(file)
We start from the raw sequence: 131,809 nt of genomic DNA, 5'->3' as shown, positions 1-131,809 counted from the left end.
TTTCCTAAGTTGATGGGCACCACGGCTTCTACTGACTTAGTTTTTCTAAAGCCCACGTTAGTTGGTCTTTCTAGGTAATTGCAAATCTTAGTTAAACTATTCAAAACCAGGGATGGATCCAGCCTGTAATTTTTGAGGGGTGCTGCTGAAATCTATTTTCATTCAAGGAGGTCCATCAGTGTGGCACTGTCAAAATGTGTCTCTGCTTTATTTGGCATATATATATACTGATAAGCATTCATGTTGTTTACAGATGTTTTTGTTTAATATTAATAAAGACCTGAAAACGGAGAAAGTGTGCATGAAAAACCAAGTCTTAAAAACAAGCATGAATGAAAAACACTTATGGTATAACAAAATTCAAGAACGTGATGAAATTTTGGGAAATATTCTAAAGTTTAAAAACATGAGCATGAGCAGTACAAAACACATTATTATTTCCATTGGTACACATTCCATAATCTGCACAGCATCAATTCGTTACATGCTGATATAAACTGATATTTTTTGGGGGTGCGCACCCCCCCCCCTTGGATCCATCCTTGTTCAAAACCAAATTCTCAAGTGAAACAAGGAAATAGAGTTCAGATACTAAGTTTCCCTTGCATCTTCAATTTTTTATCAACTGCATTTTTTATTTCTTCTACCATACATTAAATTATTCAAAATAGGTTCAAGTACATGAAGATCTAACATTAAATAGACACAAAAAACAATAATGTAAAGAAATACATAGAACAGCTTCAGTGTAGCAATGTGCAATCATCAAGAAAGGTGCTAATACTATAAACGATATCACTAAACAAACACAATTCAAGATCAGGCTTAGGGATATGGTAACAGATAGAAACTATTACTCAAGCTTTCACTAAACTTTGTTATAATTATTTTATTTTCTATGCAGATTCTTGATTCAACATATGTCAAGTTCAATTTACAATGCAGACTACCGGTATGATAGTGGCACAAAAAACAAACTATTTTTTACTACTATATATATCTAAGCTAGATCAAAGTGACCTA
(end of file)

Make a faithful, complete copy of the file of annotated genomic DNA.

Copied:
We start from the raw sequence: 131,809 nt of genomic DNA, 5'->3' as shown, positions 1-131,809 counted from the left end.
TTTCCTAAGTTGATGGGCACCACGGCTTCTACTGACTTAGTTTTTCTAAAGCCCACGTTAGTTGGTCTTTCTAGGTAATTGCAAATCTTAGTTAAACTATTCAAAACCAGGGATGGATCCAGCCTGTAATTTTTGAGGGGTGCTGCTGAAATCTATTTTCATTCAAGGAGGTCCATCAGTGTGGCACTGTCAAAATGTGTCTCTGCTTTATTTGGCATATATATATACTGATAAGCATTCATGTTGTTTACAGATGTTTTTGTTTAATATTAATAAAGACCTGAAAACGGAGAAAGTGTGCATGAAAAACCAAGTCTTAAAAACAAGCATGAATGAAAAACACTTATGGTATAACAAAATTCAAGAACGTGATGAAATTTTGGGAAATATTCTAAAGTTTAAAAACATGAGCATGAGCAGTACAAAACACATTATTATTTCCATTGGTACACATTCCATAATCTGCACAGCATCAATTCGTTACATGCTGATATAAACTGATATTTTTTGGGGGTGCGCACCCCCCCCCCTTGGATCCATCCTTGTTCAAAACCAAATTCTCAAGTGAAACAAGGAAATAGAGTTCAGATACTAAGTTTCCCTTGCATCTTCAATTTTTTATCAACTGCATTTTTTATTTCTTCTACCATACATTAAATTATTCAAAATAGGTTCAAGTACATGAAGATCTAACATTAAATAGACACAAAAAACAATAATGTAAAGAAATACATAGAACAGCTTCAGTGTAGCAATGTGCAATCATCAAGAAAGGTGCTAATACTATAAACGATATCACTAAACAAACACAATTCAAGATCAGGCTTAGGGATATGGTAACAGATAGAAACTATTACTCAAGCTTTCACTAAACTTTGTTATAATTATTTTATTTTCTATGCAGATTCTTGATTCAACATATGTCAAGTTCAATTTACAATGCAGACTACCGGTATGATAGTGGCACAAAAAACAAACTATTTTTTACTACTATATATATCTAAGCTAGATCAAAGTGACCTA